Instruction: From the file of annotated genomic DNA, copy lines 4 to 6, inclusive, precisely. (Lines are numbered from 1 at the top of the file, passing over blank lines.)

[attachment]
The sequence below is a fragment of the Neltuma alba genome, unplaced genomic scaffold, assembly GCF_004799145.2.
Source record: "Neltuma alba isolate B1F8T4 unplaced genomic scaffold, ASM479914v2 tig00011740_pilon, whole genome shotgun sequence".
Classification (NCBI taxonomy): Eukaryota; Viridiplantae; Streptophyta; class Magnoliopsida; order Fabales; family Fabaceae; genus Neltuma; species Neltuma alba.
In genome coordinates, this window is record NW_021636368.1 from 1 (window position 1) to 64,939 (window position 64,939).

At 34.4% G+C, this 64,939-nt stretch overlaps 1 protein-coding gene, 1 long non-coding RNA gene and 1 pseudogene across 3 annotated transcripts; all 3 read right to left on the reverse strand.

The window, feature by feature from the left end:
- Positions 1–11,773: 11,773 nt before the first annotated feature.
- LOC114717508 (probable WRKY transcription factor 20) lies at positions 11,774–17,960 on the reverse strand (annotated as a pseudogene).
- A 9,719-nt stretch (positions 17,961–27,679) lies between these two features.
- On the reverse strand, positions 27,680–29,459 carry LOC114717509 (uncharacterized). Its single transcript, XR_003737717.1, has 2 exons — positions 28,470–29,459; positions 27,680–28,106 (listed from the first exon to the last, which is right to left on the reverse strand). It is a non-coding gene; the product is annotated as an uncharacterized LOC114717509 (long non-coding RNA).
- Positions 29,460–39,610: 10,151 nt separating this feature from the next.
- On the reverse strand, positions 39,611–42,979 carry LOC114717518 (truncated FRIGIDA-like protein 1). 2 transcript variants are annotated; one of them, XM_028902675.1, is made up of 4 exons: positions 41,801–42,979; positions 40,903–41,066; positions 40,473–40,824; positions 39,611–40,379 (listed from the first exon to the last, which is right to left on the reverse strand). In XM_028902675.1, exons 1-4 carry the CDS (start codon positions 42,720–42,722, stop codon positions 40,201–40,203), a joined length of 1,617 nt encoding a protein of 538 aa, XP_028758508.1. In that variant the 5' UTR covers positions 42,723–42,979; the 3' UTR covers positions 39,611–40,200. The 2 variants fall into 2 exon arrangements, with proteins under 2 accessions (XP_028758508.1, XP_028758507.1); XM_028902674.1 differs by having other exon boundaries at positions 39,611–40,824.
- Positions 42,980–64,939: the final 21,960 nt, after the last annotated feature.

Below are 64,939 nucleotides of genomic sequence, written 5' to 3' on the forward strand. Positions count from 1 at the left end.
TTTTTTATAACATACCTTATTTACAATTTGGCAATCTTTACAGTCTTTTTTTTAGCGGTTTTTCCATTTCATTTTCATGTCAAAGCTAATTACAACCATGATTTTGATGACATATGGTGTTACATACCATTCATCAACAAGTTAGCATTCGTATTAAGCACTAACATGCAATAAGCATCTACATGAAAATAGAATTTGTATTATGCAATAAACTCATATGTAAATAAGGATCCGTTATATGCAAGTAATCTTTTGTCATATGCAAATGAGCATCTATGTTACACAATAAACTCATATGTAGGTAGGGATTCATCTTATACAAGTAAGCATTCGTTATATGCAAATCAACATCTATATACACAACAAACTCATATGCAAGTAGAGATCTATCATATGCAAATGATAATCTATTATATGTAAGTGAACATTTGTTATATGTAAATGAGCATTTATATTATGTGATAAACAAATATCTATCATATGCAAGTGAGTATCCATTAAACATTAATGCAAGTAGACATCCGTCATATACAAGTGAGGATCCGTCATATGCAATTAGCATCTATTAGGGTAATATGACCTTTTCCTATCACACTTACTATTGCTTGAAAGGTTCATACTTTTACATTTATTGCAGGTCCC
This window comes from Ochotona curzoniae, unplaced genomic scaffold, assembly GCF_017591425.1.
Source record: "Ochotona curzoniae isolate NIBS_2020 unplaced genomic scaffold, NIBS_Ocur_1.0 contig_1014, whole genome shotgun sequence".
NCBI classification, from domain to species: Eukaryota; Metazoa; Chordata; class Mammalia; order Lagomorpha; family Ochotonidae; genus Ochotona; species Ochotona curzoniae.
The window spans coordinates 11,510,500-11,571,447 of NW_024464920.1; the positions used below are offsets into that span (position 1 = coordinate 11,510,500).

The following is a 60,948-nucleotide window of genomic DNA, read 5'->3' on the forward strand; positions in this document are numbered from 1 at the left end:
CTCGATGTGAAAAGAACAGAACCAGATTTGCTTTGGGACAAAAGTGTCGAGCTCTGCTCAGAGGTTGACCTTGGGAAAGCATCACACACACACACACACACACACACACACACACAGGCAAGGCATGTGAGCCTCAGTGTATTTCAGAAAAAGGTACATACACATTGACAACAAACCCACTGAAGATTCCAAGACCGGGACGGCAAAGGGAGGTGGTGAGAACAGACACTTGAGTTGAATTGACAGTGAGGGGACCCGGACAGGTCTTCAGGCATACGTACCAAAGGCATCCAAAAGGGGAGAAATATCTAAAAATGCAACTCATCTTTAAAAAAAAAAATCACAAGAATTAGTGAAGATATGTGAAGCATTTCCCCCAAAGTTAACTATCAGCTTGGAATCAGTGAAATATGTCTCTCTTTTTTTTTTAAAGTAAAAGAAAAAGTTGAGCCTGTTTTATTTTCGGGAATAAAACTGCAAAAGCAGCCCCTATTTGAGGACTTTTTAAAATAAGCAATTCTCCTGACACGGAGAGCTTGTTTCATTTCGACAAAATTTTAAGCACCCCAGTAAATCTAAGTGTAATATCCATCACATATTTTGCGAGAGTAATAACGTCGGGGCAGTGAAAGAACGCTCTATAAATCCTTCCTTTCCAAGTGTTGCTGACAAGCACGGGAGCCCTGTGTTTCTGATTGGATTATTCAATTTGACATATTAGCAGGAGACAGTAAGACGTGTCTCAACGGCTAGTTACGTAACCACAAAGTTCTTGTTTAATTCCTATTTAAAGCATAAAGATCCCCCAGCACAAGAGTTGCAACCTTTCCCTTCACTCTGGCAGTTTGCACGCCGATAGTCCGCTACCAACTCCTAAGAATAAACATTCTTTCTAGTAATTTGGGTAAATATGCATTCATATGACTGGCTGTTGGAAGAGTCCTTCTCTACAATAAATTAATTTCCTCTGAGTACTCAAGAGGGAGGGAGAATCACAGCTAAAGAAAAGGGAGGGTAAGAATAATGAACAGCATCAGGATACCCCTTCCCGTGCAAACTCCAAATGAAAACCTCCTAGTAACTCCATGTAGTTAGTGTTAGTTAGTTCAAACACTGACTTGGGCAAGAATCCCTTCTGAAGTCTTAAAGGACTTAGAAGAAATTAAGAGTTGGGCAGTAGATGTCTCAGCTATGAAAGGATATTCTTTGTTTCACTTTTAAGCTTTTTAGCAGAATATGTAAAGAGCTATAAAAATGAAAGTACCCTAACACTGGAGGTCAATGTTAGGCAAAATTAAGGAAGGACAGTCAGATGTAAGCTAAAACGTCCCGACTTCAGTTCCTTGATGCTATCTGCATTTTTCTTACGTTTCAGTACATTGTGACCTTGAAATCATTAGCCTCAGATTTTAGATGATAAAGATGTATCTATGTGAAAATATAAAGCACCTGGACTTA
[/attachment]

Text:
In genome coordinates, this window is record NW_021636368.1 from 1 (window position 1) to 64,939 (window position 64,939).

At 34.4% G+C, this 64,939-nt stretch overlaps 1 protein-coding gene, 1 long non-coding RNA gene and 1 pseudogene across 3 annotated transcripts; all 3 read right to left on the reverse strand.

The window, feature by feature from the left end: